Before seeking subjects for my final project, I gathered some of my friends to do a gender bending photo shoot all of whom have alternative sexualities and identities. I echoed the visual aesthetics seen in Bettina Von Zwehl’s constructed portraits as well as Bettina Rheims mysterious series, ” Gender Studies”. I used a white backdrop and had my subjects wear white to heighten that sense of ambiguity which I knew from the beginning was what I wanted to achieve. I never actually got round to doing anything with these images but the creative process was a valid one and helped me make some drastic decisions which helped form what my final project has become today. I noted on the shooting experience:
Lessons learnt: use a high F stop! Some of the images were not as sharp as I would have hoped due to a low F stop so in future I will ensure before I get snappy happy that my settings are all set! I manage to salvage a few through post-editing but that shouldn’t have been necessary. I used the white studio, emulating the images created by Bailey and Rheims. However, I’ve had a change of heart. I feel my subjects would have been more striking if I had used a slightly darker background. The images where you can see a crease in the background I feel work better. As a result I hope to use a grey backdrop on my next shoots. Whilst I love the lightness and subtlety of Bettina Rhiems portraits of her gender bending beauties, I feel having a slightly more moody angle could be interesting. We’ll see.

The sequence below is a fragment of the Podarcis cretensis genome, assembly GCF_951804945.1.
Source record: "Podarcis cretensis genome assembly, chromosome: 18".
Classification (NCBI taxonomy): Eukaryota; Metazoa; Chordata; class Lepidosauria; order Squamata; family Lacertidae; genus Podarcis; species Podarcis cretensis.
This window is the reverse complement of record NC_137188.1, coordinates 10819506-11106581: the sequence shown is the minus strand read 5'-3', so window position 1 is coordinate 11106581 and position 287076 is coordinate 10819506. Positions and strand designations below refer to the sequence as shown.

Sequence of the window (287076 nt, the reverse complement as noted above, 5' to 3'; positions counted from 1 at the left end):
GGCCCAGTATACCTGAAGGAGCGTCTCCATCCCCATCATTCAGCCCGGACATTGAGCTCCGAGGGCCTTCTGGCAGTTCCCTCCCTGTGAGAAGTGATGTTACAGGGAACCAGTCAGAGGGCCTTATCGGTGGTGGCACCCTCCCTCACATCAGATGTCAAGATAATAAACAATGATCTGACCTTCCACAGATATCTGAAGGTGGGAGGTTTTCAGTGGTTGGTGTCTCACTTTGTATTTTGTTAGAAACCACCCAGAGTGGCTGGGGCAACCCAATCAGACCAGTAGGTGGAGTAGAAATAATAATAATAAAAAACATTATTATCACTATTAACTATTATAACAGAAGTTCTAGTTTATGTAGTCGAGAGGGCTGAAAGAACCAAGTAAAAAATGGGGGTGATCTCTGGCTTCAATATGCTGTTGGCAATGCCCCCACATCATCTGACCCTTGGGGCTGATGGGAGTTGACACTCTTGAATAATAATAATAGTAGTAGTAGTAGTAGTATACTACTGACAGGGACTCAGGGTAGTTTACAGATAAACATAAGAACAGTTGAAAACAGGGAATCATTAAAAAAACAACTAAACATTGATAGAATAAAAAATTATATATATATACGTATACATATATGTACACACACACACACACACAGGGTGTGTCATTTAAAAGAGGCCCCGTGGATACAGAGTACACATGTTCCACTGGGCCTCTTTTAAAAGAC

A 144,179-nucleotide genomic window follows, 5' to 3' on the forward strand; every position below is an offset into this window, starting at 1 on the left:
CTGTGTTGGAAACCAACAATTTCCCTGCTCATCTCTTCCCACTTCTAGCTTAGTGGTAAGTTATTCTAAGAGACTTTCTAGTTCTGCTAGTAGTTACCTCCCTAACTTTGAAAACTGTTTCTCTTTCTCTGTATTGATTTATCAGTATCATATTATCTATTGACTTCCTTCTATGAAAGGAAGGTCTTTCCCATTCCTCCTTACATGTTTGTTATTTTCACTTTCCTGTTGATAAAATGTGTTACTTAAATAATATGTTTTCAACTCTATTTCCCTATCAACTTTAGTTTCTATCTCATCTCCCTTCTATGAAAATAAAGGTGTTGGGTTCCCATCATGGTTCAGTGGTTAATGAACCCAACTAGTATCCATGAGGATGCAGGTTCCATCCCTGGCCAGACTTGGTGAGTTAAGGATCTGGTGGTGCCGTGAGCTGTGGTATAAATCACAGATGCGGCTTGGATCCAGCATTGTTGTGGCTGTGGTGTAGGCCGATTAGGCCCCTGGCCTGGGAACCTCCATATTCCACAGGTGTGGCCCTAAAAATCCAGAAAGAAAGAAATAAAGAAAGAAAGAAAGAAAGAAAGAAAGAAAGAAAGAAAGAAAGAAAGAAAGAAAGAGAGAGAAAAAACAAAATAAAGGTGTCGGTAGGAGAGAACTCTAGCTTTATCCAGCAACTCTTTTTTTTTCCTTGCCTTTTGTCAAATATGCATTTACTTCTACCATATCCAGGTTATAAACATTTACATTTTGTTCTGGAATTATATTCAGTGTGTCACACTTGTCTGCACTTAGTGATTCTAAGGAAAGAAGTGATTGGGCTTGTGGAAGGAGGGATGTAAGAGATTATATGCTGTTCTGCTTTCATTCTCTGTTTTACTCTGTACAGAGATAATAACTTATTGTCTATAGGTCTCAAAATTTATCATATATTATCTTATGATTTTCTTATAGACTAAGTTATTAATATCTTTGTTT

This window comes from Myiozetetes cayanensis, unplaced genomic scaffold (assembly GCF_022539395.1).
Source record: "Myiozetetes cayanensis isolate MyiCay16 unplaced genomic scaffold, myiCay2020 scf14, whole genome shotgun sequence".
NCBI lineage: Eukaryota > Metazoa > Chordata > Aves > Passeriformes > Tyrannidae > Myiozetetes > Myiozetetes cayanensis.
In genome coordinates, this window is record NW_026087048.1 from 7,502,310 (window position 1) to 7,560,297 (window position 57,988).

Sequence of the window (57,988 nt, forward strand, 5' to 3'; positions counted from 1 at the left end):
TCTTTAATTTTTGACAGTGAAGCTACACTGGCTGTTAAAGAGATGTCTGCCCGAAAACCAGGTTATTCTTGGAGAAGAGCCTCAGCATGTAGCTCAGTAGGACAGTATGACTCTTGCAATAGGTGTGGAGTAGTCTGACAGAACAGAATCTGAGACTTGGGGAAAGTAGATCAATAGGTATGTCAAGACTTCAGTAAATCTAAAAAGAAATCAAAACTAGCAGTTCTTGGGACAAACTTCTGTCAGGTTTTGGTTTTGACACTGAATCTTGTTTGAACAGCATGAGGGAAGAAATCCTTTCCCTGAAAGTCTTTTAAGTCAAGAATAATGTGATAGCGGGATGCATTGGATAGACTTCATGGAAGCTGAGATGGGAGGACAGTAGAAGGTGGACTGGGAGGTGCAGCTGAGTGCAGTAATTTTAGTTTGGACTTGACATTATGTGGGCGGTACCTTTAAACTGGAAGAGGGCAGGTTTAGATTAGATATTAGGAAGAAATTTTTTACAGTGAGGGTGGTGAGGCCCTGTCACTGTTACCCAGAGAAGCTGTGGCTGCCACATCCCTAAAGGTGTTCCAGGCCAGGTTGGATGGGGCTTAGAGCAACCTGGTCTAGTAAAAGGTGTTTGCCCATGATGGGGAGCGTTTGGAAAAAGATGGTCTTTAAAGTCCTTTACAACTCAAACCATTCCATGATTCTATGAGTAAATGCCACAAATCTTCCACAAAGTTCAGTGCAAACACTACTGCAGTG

And so from this experimentation, I decided I would shoot my subjects on a grey background to denote the idea of sex and gender being a grey area, not black or white. This would help denote the sense of ambiguity I craved. I also thought that I should not restrict my subjects to wearing only white. I still want them to appear individual and unique whilst accessories and props can help signal certain gender stereotypes, or maybe even mock them. Overall, the experience was helpful and I may get round to using these images in some way.